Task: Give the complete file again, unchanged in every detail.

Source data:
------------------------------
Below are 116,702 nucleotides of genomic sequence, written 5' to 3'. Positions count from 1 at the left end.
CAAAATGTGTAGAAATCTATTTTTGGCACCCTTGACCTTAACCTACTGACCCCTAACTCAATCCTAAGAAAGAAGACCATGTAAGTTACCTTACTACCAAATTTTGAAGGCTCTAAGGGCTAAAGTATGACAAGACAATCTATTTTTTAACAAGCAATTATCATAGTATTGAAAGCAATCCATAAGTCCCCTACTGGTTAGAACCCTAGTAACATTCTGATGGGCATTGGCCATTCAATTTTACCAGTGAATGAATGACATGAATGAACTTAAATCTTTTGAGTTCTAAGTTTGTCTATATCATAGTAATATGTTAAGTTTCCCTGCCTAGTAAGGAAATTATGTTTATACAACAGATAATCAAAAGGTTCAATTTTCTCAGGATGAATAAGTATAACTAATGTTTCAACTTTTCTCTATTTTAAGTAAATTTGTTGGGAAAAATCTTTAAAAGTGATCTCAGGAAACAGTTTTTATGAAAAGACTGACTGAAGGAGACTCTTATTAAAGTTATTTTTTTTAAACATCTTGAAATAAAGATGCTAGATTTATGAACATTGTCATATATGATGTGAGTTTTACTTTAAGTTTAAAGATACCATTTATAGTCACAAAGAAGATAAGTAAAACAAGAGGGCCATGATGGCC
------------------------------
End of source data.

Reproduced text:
Below are 116,702 nucleotides of genomic sequence, written 5' to 3'. Positions count from 1 at the left end.
CAAAATGTGTAGAAATCTATTTTTGGCACCCTTGACCTTAACCTACTGACCCCTAACTCAATCCTAAGAAAGAAGACCATGTAAGTTACCTTACTACCAAATTTTGAAGGCTCTAAGGGCTAAAGTATGACAAGACAATCTATTTTTTAACAAGCAATTATCATAGTATTGAAAGCAATCCATAAGTCCCCTACTGGTTAGAACCCTAGTAACATTCTGATGGGCATTGGCCATTCAATTTTACCAGTGAATGAATGACATGAATGAACTTAAATCTTTTGAGTTCTAAGTTTGTCTATATCATAGTAATATGTTAAGTTTCCCTGCCTAGTAAGGAAATTATGTTTATACAACAGATAATCAAAAGGTTCAATTTTCTCAGGATGAATAAGTATAACTAATGTTTCAACTTTTCTCTATTTTAAGTAAATTTGTTGGGAAAAATCTTTAAAAGTGATCTCAGGAAACAGTTTTTATGAAAAGACTGACTGAAGGAGACTCTTATTAAAGTTATTTTTTTTAAACATCTTGAAATAAAGATGCTAGATTTATGAACATTGTCATATATGATGTGAGTTTTACTTTAAGTTTAAAGATACCATTTATAGTCACAAAGAAGATAAGTAAAACAAGAGGGCCATGATGGCC